Johannesburg - So, the South African Post Office seems to be even deeper in the mire, with reports emerging of lost parcels, delivery delays and stolen post.
Small wonder then, that it’s R1.4 billion in the red.
That’s a lot of money for what is essentially a defunct agency to have lost. Although, the value of post it misplaces could well exceed that; we’ll never know, because the postie doesn’t admit these things.
And, how do you tally up what has been “lost”?
I suspect the money it has lost through a sheer lack of service delivery is substantially more than the haemorrhaging the post office is seeing to its bottom line.
Let’s face it, when was the last time you actually walked into a post office to collect or send a letter?
Heck, when was the last time you even opened your mail box? Some people I know don’t even have one, they’ve renovated them out of their walls.
Excuse me for being Captain Obvious, but most of what we do now is via email. If we need to send a parcel, we use a courier service.
The item will get there, the next day, in one piece - even if it does cost a bit more; actual delivery is worth the price.
Our experiences at the hands of the postie make a mockery of its slogan: “We deliver, whatever it takes.” Because, nope, it doesn’t.
I actually had the experience of going to the post office the other day. It was unavoidable. I forgot to put a return address on the back of the envelope. And then, because our complex doesn’t have post boxes, I had to borrow a mate’s addy.
So used to email are we.
So, it’s no surprise that the post office’s bottom line loss ballooned by R1 billion in the space of a year. And that it wants to borrow long-term debt of R2.5 billion to fund some sort of turnaround strategy.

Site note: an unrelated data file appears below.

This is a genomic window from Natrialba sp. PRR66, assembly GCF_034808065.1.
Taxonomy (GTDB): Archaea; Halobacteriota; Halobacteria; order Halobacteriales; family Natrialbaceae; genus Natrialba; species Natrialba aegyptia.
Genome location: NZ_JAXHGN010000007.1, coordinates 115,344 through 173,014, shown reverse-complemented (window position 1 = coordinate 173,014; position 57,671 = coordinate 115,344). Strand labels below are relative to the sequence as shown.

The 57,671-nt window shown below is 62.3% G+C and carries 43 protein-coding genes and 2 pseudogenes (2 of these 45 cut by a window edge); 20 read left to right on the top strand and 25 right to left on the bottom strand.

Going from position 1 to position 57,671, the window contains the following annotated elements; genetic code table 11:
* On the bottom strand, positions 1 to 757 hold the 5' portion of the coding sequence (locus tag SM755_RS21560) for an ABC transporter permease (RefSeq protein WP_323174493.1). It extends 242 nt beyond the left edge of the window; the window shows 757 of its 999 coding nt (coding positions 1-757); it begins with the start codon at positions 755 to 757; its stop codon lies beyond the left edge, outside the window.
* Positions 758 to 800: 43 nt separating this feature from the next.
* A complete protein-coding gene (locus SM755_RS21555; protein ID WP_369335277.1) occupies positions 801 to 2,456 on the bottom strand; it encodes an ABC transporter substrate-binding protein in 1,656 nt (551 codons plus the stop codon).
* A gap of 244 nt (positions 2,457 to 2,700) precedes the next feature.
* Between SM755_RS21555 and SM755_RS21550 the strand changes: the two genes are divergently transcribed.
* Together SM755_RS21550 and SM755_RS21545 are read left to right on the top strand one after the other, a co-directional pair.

Turnaround strategy. Pull the other one, we’ve heard that before.
A sad day
I distinctly remember the joy of receiving letters in the mail from friends or far-flung relatives. I’d read them hungrily and then write back almost immediately before hiking down the road to the post office to send my missive, filled with important details of what I did that day, back.
That, of course, was before I learnt that what arrives in the post is generally a not-too-welcome bill.
My little one will never know this joy. Instead, she’ll get mail on her phone. A buzz in your pocket is hardly as exciting as a love letter in the post.
I’ve resolved to write and post a letter to her, using a real stamp - those old-fashioned things that have been replaced by automated franking machines.
She’ll probably get it in a decade, when she’s leaving her teenage years and will shake her head at stupid mom.
That’s quite a sad thought, but I guess it’s the price we pay for progress.
Part of the turnaround plan seems to involve the fact that government wants to use post offices to deliver set-top boxes to those who qualify for a subsidy.
You know, the decoders that people with analogue TVs will need to watch the new-fangled digital signal that was meant to be turned on at least three years ago.
(Analogue, incidentally, was meant to be off air last June in terms of the International Telecommunication Union’s agreement we inked in 2006. Turning analogue off will free up more space for actual, fast, broadband. But that’s a story for another day.)
By the time South Africa starts migrating, and decoders are ready to be delivered - some 6 million last time I covered this topic - the postie may well be no more.
Yet, the post office doesn’t have to become a museum piece. It can still be relevant today, and even revamp itself as a modern entity also offering a retro service.
It’s not the only such entity around the world that needs to reinvent itself. The UK’s Royal Mail is in the same boat.
What the postie should have done is not assumed it would always be relevant, not assume that tech would not lead to its demise. Look how disruptive Uber is. And when Google gets self-driving cars going? What then of the entire metered taxi industry?
I have no idea what the final details are in the turnaround plan, but I know that if it doesn’t get it right this time, it’s tickets.
This is it, SAPO. Failure will mean no more post office, and that will be a sad day indeed. (Unless the government keeps it propped up, which is even sadder.)
* Nicola Mawson is the online editor of Business Report. Follow her on Twitter @NicolaMawson or Business Report @busrep.